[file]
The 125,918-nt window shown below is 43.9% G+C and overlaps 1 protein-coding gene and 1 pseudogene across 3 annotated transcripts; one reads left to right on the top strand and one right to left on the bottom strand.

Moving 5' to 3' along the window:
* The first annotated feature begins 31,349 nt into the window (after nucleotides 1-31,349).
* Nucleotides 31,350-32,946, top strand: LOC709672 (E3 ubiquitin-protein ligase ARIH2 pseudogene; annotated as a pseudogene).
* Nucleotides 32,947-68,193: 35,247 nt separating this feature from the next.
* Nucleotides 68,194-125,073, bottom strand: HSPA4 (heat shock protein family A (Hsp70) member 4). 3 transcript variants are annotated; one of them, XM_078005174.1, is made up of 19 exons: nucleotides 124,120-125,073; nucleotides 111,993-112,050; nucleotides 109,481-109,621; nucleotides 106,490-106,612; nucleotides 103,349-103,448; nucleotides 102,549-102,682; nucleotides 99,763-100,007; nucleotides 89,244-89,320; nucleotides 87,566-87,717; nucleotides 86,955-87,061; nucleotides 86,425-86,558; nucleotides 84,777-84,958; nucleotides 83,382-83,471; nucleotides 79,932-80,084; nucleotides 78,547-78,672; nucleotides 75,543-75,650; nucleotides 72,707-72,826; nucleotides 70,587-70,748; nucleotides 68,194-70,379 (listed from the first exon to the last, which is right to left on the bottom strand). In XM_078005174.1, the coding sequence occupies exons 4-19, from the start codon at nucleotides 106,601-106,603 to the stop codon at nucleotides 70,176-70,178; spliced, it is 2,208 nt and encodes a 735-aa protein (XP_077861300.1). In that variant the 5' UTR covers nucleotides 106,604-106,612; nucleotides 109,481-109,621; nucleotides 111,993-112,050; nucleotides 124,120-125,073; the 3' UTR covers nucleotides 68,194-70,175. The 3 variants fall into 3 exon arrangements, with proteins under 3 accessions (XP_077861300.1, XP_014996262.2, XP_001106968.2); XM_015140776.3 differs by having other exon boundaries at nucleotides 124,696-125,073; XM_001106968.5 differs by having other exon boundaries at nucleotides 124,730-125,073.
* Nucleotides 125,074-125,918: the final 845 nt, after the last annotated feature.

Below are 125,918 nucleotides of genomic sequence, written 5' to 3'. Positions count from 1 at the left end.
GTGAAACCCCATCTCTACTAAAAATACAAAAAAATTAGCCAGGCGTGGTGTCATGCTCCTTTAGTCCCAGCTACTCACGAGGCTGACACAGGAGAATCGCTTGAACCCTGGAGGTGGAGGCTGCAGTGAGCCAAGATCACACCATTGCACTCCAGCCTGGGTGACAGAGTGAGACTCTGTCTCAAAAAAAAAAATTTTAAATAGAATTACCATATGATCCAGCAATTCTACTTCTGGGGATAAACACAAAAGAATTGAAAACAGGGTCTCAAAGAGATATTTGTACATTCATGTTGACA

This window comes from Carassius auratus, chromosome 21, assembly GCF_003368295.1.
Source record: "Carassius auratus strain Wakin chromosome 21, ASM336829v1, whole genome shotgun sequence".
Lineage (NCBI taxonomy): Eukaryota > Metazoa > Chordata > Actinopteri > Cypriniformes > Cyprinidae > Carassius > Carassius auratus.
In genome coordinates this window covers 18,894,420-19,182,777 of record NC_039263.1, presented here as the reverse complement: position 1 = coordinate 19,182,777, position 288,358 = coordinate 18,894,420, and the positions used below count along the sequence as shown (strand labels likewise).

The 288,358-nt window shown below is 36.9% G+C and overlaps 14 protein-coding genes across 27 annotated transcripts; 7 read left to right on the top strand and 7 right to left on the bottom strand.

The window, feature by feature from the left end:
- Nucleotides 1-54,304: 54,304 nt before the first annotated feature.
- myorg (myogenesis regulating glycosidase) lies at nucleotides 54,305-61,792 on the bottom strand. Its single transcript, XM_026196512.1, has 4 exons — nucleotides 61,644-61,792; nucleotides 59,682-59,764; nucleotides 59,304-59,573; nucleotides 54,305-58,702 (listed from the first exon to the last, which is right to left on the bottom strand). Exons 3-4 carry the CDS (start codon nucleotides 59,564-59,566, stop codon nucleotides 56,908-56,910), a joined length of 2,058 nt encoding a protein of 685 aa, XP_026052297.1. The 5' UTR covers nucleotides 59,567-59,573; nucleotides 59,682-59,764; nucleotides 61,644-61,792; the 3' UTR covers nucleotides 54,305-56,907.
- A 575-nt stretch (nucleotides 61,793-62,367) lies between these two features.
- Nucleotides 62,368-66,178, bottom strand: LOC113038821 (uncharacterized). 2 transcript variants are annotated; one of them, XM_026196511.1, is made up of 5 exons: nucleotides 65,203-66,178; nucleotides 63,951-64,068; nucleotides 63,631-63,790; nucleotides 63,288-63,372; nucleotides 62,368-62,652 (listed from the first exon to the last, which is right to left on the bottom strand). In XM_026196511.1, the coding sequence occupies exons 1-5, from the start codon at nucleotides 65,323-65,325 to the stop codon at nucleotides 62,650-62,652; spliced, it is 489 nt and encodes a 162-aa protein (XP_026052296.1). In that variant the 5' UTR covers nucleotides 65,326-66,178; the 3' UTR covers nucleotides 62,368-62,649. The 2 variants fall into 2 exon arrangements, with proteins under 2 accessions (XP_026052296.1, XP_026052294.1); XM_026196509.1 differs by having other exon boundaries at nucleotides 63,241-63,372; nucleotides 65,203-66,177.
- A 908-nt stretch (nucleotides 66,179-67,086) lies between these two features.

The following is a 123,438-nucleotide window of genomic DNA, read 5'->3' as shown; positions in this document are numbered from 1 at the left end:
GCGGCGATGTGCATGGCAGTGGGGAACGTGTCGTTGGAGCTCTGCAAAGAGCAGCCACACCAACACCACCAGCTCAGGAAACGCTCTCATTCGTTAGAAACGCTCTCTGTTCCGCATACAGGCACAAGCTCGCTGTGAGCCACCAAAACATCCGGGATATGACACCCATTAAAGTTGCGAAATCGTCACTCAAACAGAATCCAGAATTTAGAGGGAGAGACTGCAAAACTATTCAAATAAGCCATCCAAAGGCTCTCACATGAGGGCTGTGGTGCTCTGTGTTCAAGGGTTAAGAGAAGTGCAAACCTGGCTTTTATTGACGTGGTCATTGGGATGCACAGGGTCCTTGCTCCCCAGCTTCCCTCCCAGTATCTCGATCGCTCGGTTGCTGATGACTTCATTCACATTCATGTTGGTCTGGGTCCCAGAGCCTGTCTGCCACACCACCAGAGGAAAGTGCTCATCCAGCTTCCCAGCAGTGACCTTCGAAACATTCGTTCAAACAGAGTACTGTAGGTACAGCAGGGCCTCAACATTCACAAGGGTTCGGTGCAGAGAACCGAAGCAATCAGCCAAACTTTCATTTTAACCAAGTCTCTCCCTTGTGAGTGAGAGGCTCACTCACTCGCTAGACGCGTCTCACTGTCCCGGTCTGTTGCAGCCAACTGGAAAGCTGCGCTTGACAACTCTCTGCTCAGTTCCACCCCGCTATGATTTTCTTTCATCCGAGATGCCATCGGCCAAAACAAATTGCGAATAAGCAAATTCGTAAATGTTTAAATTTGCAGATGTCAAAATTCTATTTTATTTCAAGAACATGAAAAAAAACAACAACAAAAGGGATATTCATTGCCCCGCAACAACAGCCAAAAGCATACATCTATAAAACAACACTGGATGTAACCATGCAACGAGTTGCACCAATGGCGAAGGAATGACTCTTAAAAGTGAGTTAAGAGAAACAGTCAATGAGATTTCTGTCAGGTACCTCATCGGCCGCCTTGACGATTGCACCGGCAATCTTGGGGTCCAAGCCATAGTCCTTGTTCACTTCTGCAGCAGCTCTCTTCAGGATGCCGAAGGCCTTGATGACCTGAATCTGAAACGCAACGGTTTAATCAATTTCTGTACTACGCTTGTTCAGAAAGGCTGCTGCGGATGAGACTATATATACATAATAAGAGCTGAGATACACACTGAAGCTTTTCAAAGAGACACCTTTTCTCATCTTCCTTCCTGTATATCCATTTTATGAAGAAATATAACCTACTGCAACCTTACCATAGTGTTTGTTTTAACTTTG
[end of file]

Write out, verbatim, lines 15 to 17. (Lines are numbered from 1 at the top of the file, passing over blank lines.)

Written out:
The window, feature by feature from the left end:
- Nucleotides 1-54,304: 54,304 nt before the first annotated feature.
- myorg (myogenesis regulating glycosidase) lies at nucleotides 54,305-61,792 on the bottom strand. Its single transcript, XM_026196512.1, has 4 exons — nucleotides 61,644-61,792; nucleotides 59,682-59,764; nucleotides 59,304-59,573; nucleotides 54,305-58,702 (listed from the first exon to the last, which is right to left on the bottom strand). Exons 3-4 carry the CDS (start codon nucleotides 59,564-59,566, stop codon nucleotides 56,908-56,910), a joined length of 2,058 nt encoding a protein of 685 aa, XP_026052297.1. The 5' UTR covers nucleotides 59,567-59,573; nucleotides 59,682-59,764; nucleotides 61,644-61,792; the 3' UTR covers nucleotides 54,305-56,907.